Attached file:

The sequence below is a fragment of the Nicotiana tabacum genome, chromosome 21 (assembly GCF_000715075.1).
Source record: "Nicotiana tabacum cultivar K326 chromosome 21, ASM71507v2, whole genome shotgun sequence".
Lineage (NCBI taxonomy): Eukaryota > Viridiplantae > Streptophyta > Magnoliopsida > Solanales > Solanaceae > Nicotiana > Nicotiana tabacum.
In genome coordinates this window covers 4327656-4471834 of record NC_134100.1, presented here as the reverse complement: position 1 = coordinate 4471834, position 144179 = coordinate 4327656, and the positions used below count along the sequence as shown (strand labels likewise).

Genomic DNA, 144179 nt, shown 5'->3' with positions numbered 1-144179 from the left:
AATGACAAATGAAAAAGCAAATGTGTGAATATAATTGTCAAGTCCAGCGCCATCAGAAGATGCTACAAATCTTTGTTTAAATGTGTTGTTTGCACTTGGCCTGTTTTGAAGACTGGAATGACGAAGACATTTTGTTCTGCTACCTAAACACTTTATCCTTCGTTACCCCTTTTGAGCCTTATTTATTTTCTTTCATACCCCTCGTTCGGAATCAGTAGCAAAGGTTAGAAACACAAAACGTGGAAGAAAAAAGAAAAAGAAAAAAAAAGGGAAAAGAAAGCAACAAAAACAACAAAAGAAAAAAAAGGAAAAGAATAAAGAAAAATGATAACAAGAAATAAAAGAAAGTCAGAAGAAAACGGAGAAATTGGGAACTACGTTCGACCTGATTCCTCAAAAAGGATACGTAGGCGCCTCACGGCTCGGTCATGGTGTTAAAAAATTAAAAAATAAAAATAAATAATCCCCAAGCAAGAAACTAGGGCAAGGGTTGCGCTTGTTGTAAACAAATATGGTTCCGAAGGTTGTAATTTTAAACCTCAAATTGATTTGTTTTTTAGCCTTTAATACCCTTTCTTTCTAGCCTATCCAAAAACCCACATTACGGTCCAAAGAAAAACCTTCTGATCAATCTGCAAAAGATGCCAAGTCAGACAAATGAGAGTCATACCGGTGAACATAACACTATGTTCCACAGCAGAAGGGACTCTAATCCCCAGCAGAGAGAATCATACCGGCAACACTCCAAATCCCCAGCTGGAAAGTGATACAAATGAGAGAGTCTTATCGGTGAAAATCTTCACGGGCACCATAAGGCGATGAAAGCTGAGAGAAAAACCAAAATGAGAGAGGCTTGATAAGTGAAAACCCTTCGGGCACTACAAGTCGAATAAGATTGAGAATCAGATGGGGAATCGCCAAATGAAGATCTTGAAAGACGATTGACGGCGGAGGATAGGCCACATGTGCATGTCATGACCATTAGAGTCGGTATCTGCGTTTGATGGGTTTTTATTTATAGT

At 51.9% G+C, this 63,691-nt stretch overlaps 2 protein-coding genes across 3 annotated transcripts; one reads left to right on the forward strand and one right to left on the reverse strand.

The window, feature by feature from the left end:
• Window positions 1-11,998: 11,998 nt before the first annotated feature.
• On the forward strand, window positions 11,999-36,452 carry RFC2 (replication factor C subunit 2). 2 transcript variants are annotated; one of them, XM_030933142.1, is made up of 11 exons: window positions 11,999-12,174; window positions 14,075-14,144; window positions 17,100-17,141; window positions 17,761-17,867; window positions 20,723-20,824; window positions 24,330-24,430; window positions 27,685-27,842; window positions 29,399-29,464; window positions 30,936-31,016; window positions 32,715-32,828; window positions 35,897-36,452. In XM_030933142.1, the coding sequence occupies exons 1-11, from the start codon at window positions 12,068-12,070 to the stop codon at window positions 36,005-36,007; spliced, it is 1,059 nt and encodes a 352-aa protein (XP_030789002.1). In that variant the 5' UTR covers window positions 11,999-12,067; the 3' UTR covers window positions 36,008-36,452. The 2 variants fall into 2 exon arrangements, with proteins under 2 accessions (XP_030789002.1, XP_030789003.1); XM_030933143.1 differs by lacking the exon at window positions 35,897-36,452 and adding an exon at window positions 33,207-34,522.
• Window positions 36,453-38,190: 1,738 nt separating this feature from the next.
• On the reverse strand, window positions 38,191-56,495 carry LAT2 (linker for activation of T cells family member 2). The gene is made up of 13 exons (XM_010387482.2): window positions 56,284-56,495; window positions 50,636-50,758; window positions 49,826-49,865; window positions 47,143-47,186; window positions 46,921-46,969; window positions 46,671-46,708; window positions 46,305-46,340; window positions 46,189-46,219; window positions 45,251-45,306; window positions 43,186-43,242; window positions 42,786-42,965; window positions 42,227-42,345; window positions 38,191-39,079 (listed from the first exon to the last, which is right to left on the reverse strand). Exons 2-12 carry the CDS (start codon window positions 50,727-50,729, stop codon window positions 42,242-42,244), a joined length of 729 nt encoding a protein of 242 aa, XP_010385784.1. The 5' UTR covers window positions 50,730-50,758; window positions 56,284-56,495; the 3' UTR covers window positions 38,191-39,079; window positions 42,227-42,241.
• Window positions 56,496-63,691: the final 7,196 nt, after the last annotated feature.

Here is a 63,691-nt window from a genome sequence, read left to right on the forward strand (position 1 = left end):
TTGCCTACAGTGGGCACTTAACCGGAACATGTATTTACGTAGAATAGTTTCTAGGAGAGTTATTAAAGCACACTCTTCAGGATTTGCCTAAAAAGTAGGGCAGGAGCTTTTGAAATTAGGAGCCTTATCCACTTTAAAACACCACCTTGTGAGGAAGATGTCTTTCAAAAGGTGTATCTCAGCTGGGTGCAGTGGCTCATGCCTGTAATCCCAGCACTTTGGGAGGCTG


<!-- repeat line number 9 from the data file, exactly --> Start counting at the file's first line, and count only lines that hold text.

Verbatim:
• Window positions 1-11,998: 11,998 nt before the first annotated feature.